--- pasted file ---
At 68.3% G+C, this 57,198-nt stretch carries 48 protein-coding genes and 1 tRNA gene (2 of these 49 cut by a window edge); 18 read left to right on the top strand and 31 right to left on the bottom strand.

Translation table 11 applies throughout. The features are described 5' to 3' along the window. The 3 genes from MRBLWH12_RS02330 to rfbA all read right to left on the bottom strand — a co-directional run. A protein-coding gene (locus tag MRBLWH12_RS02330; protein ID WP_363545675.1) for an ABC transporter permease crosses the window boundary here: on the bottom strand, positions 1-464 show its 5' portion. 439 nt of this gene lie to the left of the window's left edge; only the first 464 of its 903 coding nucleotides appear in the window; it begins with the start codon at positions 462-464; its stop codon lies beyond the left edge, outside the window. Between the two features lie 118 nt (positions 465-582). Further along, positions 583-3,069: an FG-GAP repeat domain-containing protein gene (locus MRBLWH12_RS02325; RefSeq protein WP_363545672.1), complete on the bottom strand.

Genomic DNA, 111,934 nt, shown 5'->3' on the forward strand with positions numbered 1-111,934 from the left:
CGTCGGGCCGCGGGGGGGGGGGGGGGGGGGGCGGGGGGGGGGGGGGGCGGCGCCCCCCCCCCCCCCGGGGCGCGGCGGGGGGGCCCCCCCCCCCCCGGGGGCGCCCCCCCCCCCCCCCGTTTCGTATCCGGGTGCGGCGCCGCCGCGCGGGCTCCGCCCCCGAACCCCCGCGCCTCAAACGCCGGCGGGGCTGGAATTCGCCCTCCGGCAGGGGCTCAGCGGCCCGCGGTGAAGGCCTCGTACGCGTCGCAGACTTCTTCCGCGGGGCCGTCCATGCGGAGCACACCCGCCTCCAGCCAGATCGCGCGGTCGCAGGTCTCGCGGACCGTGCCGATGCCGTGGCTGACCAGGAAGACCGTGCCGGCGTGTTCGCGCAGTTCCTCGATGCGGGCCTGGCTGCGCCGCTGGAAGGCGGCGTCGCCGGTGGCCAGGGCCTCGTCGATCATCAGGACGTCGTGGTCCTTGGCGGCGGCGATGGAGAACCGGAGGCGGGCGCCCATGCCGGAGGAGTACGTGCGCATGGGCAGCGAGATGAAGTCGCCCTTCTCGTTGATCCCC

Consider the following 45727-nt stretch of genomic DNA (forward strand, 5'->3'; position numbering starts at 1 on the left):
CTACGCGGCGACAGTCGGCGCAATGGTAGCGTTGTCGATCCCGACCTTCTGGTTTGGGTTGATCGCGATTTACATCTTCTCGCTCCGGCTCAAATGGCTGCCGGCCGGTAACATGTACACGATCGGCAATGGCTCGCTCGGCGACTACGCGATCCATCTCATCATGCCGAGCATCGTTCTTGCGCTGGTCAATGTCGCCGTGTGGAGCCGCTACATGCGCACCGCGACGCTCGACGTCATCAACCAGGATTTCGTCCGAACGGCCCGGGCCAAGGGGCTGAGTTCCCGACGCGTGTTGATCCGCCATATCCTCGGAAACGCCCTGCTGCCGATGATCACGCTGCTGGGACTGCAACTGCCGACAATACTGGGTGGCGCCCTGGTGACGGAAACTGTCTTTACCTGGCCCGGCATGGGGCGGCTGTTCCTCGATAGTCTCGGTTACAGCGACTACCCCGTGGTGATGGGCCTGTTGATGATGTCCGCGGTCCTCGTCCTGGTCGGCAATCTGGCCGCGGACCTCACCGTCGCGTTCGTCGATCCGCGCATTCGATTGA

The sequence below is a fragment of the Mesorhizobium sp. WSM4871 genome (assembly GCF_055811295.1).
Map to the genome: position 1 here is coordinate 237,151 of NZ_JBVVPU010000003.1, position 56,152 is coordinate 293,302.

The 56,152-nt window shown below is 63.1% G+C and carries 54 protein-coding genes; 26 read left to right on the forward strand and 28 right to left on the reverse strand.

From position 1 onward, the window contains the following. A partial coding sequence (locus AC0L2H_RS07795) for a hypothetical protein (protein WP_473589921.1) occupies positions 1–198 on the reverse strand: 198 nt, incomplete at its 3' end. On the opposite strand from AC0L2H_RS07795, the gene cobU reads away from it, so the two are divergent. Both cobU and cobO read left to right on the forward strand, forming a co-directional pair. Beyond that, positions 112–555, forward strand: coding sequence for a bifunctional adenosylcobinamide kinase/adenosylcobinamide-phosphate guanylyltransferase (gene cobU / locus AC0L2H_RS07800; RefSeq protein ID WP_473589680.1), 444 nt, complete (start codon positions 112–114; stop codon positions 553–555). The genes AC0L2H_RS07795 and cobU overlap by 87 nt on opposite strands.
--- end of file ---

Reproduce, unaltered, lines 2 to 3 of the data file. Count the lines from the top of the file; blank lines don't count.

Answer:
Translation table 11 applies throughout. The features are described 5' to 3' along the window. The 3 genes from MRBLWH12_RS02330 to rfbA all read right to left on the bottom strand — a co-directional run. A protein-coding gene (locus tag MRBLWH12_RS02330; protein ID WP_363545675.1) for an ABC transporter permease crosses the window boundary here: on the bottom strand, positions 1-464 show its 5' portion. 439 nt of this gene lie to the left of the window's left edge; only the first 464 of its 903 coding nucleotides appear in the window; it begins with the start codon at positions 462-464; its stop codon lies beyond the left edge, outside the window. Between the two features lie 118 nt (positions 465-582). Further along, positions 583-3,069: an FG-GAP repeat domain-containing protein gene (locus MRBLWH12_RS02325; RefSeq protein WP_363545672.1), complete on the bottom strand.

Genomic DNA, 111,934 nt, shown 5'->3' on the forward strand with positions numbered 1-111,934 from the left: